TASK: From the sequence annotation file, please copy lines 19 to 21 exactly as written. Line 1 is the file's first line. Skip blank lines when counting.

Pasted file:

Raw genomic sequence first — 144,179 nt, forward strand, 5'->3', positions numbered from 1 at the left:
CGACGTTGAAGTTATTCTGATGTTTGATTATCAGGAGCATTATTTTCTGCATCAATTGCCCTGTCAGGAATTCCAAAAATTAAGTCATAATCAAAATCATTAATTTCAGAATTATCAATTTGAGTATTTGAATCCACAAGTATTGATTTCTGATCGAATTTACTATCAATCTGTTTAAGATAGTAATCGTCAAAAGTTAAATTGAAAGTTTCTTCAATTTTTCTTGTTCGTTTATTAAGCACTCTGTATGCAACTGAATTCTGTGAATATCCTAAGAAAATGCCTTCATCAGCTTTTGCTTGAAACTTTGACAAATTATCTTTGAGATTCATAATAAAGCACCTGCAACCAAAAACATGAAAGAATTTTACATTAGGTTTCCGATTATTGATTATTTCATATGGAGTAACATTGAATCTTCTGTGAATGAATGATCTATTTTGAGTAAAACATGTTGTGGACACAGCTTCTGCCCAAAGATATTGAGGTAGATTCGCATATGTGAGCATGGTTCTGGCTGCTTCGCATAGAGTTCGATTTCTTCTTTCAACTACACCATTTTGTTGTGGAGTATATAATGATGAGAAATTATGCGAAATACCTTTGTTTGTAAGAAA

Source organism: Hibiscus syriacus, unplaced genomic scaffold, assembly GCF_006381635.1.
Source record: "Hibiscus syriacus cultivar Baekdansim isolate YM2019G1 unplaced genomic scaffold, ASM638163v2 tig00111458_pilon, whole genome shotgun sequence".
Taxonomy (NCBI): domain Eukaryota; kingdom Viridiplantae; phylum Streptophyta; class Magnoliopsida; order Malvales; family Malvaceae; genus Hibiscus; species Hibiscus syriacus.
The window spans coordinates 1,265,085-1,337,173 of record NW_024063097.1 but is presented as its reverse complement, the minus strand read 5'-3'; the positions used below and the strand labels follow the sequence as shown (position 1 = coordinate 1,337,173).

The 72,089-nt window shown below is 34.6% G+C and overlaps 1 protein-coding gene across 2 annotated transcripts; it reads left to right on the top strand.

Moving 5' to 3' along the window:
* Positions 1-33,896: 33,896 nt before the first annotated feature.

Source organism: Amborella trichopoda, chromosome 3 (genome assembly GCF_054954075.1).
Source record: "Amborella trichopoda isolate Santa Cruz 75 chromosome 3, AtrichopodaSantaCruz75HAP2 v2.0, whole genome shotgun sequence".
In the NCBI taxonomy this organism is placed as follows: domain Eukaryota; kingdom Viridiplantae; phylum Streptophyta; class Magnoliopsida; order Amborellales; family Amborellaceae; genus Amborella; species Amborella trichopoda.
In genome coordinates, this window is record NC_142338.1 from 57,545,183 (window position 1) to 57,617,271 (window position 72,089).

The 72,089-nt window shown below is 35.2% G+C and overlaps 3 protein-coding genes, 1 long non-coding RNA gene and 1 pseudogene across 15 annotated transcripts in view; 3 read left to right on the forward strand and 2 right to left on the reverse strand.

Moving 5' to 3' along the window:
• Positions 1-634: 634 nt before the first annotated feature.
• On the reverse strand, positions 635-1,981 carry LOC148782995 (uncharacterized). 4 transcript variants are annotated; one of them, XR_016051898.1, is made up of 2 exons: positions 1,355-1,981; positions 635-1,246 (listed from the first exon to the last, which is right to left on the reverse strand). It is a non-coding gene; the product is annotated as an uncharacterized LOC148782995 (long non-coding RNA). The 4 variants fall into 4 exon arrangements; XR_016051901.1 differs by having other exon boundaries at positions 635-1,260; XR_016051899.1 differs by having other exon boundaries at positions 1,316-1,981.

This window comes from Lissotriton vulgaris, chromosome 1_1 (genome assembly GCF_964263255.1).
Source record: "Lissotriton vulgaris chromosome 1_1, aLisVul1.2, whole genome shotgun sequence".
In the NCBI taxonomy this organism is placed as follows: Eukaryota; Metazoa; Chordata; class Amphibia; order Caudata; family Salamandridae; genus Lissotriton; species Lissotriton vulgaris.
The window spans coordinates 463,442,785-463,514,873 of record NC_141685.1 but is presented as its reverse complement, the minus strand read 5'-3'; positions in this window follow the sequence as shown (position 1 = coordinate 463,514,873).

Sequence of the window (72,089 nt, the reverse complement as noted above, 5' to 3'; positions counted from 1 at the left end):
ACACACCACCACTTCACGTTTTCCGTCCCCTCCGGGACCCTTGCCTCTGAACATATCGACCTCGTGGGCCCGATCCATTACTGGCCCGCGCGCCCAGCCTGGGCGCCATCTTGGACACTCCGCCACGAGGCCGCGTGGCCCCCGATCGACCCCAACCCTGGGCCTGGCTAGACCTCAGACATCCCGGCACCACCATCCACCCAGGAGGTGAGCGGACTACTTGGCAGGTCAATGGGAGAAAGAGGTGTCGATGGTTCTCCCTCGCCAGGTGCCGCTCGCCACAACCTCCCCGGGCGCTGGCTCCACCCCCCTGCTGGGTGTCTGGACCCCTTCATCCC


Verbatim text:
Source record: "Lissotriton vulgaris chromosome 1_1, aLisVul1.2, whole genome shotgun sequence".
In the NCBI taxonomy this organism is placed as follows: Eukaryota; Metazoa; Chordata; class Amphibia; order Caudata; family Salamandridae; genus Lissotriton; species Lissotriton vulgaris.
The window spans coordinates 463,442,785-463,514,873 of record NC_141685.1 but is presented as its reverse complement, the minus strand read 5'-3'; positions in this window follow the sequence as shown (position 1 = coordinate 463,514,873).